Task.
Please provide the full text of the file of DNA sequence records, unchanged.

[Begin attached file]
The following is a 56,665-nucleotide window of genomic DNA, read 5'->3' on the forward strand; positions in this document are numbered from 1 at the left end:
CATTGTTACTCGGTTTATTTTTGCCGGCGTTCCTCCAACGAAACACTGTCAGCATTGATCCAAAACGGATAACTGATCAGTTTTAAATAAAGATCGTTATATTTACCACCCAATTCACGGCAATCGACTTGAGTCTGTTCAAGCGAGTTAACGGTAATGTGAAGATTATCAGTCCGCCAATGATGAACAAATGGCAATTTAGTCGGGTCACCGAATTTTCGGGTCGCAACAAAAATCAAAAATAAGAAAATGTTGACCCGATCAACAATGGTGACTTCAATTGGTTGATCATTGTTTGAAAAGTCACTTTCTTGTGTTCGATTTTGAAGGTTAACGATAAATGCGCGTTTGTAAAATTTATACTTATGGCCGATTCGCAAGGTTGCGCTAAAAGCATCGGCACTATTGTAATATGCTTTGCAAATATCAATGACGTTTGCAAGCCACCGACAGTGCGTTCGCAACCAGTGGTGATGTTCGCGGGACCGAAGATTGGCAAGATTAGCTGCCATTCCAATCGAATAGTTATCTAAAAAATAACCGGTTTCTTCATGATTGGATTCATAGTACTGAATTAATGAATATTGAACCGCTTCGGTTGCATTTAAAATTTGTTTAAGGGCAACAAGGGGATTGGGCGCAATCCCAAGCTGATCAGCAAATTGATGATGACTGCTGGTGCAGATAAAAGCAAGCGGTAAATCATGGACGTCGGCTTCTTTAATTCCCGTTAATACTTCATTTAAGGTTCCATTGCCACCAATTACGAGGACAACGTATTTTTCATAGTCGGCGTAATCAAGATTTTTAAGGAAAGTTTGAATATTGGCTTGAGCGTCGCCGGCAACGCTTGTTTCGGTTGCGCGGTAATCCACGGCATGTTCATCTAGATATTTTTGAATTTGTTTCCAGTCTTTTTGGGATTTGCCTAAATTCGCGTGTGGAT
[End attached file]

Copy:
The following is a 56,665-nucleotide window of genomic DNA, read 5'->3' on the forward strand; positions in this document are numbered from 1 at the left end:
CATTGTTACTCGGTTTATTTTTGCCGGCGTTCCTCCAACGAAACACTGTCAGCATTGATCCAAAACGGATAACTGATCAGTTTTAAATAAAGATCGTTATATTTACCACCCAATTCACGGCAATCGACTTGAGTCTGTTCAAGCGAGTTAACGGTAATGTGAAGATTATCAGTCCGCCAATGATGAACAAATGGCAATTTAGTCGGGTCACCGAATTTTCGGGTCGCAACAAAAATCAAAAATAAGAAAATGTTGACCCGATCAACAATGGTGACTTCAATTGGTTGATCATTGTTTGAAAAGTCACTTTCTTGTGTTCGATTTTGAAGGTTAACGATAAATGCGCGTTTGTAAAATTTATACTTATGGCCGATTCGCAAGGTTGCGCTAAAAGCATCGGCACTATTGTAATATGCTTTGCAAATATCAATGACGTTTGCAAGCCACCGACAGTGCGTTCGCAACCAGTGGTGATGTTCGCGGGACCGAAGATTGGCAAGATTAGCTGCCATTCCAATCGAATAGTTATCTAAAAAATAACCGGTTTCTTCATGATTGGATTCATAGTACTGAATTAATGAATATTGAACCGCTTCGGTTGCATTTAAAATTTGTTTAAGGGCAACAAGGGGATTGGGCGCAATCCCAAGCTGATCAGCAAATTGATGATGACTGCTGGTGCAGATAAAAGCAAGCGGTAAATCATGGACGTCGGCTTCTTTAATTCCCGTTAATACTTCATTTAAGGTTCCATTGCCACCAATTACGAGGACAACGTATTTTTCATAGTCGGCGTAATCAAGATTTTTAAGGAAAGTTTGAATATTGGCTTGAGCGTCGCCGGCAACGCTTGTTTCGGTTGCGCGGTAATCCACGGCATGTTCATCTAGATATTTTTGAATTTGTTTCCAGTCTTTTTGGGATTTGCCTAAATTCGCGTGTGGAT